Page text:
Part 1 – The Barriers
Talking with family members about mental health can be difficult. There is so much resistance at times that we can feel a bit defeated or stuck.
Still, we love our family, and we want them to see us for our authentic selves. This includes the way we express our emotions, how we struggle, create boundaries, grow in our love of Christ, discover a greater awareness of our needs, grieve over things lost, and so on. We want to grow in our communication with family so we can love each other better, in ways that begin to restore the very core of our broken humanity.
Unfortunately, there are two common strongholds of resistance that rise up when trying to talk about issues related to mental or emotional health: stigma and shame.
Stigma is a mark of disgrace, a sign of disapproval or discrimination that creates division. Generally, it’s a bias based on certain characteristics that one carries consciously or unconsciously against another.
Shame is an unpleasant emotion held against oneself. Those who struggle with shame tend to withdraw and experience increased feelings of distress, mistrust, powerlessness, and worthlessness.
Now, if bringing up mental health issues means confronting both of the above, it’s no wonder we end up feeling frustrated, misunderstood, or want to give up!
These obstacles in our conversations about mental health are reminiscent of how Jesus had to confront the Pharisees about sin.
The Pharisees, though they were human and fallen, believed themselves above sin. They cast out or punished those with obvious sinful behaviors, or even used physical deformities as proof of one’s unworthiness. They were completely blind to their own sins, and, to their own detriment, this prevented them from repenting and seeing Jesus for who he really was—God in the flesh, the true redeemer of all sin.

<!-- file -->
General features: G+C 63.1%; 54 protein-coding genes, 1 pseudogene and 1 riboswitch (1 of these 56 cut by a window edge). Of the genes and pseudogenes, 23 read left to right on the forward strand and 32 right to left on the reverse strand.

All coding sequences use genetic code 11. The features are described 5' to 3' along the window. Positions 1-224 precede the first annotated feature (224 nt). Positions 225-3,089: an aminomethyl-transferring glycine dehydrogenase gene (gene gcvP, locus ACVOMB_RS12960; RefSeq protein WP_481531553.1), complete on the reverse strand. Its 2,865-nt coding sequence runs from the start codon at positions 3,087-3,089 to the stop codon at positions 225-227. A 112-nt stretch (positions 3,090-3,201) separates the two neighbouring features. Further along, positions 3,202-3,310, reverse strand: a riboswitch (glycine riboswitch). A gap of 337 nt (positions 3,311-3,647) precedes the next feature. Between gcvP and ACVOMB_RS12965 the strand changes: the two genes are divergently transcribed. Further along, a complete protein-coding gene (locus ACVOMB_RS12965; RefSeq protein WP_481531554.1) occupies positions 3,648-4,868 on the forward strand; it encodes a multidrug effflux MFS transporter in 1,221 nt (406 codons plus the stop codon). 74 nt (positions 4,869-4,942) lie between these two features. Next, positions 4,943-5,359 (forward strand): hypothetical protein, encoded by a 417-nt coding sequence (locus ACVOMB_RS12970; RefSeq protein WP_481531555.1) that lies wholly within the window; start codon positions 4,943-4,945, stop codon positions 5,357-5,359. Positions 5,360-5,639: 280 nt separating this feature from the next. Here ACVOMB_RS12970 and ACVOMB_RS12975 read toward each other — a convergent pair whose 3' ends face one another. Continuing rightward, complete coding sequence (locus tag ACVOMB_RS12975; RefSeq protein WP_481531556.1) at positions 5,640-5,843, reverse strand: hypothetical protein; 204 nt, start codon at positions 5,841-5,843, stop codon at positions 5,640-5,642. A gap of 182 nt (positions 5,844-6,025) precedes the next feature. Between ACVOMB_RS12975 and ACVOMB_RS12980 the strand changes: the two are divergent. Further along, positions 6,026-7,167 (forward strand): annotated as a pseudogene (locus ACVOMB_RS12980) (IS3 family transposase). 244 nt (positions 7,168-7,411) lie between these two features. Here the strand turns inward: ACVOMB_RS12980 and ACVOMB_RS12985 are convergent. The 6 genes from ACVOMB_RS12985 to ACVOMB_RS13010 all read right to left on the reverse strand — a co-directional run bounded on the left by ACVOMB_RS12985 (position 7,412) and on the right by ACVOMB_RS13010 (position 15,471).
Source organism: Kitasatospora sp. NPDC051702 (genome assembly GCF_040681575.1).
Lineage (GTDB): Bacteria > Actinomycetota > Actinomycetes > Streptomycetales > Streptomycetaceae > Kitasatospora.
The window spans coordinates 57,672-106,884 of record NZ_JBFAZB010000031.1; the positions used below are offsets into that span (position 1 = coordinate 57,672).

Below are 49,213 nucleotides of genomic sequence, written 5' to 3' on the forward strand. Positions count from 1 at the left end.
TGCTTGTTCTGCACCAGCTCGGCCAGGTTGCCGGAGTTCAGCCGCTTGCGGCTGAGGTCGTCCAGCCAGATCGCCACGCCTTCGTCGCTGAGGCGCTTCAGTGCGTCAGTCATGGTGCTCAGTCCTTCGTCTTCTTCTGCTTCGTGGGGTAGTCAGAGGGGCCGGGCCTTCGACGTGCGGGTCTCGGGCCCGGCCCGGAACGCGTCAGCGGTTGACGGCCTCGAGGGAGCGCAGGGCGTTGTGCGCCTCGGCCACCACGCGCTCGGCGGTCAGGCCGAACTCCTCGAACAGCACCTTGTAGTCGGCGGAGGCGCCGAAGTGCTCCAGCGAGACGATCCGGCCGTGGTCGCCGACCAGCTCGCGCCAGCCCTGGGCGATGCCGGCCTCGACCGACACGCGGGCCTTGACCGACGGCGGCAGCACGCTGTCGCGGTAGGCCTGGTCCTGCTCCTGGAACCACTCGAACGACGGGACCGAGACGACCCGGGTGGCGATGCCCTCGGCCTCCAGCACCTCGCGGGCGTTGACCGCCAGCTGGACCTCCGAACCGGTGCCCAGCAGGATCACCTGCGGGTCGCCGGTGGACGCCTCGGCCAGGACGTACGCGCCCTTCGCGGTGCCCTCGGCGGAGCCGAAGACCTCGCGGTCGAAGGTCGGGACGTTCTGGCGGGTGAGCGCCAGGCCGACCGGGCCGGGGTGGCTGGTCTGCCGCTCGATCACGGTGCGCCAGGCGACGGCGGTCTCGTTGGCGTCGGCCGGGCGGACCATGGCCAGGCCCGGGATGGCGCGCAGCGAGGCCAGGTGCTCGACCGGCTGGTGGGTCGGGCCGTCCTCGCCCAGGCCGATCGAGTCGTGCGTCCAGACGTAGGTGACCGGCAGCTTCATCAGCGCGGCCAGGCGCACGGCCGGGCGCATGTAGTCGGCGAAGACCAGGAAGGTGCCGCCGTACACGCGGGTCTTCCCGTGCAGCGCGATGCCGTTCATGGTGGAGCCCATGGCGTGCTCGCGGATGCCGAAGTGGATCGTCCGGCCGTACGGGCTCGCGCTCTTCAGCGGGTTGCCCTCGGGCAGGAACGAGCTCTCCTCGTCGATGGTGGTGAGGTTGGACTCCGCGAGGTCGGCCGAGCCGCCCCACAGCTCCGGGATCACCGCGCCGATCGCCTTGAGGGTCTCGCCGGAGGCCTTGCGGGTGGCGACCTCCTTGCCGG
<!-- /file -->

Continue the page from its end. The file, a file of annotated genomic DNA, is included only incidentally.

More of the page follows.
“And the scribes and the Pharisees, when they saw that he was eating with sinners and tax collectors, said to his disciples, ‘Why does he eat with tax collectors and sinners?’” (Mark 2.16)
“The scribes and the Pharisees brought a woman who had been caught in adultery, and placing her in the midst they said to him, ‘Teacher, this woman has been caught in the act of adultery. Now in the Law, Moses commanded us to stone such women. So what do you say?’ This they said to test him, that they might have some charge to bring against him.” (John 8.3-6)
“Then the Pharisees went and plotted how to entangle him in his words. And they sent their disciples to him, along with the Herodians, saying, ‘Teacher, we know that you are true and teach the way of God truthfully, and you do not care about anyone’s opinion, for you are not swayed by appearances. Tell us, then, what you think. Is it lawful to pay taxes to Caesar, or not?’ But Jesus, aware of their malice, said, ‘Why put me to the test, you hypocrites?’” (Matthew 22.15-18)
So, given the stigma and shame from the examples above, how did Jesus address sin with the Pharisees?
He more than once pointed out and recognized that they, too, were sinners in need of salvation. He stood his ground while showing compassion that they themselves weren’t able to do. He responded from a position of awareness – an awareness of sin and an awareness that the Pharisees were also sinners.
“Those who are well have no need of a physician, but those who are sick. I came not to call the righteous, but sinners.” (Mark 2.17)
“And as they continued to ask him, he stood up and said to them, ‘Let him who is without sin among you be the first to throw a stone at her.’” (John 8.7)
“And Jesus said to them, ‘Whose likeness and inscription is this?’ They said, ‘Caesar’s.’ Then he said to them, ‘Therefore render to Caesar the things that are Caesar’s, and to God the things that are God’s.’ When they heard it, they marveled. And they left him and went away.” (Matthew 22.20-22)
The Pharisees considered themselves completely holy and others unholy; they considered themselves healthy and others unhealthy. Jesus’s responses to their stigmatization of sin or their shaming of others did not compromise what he knew about sin, but instead highlighted the realities of it. Even the Pharisees, who denied their own sinful natures, learned still from the actions of Jesus and marveled at his careful responses. In the face of Jesus’s awareness, the Pharisees could not remain ignorant.
Continue reading: Part 2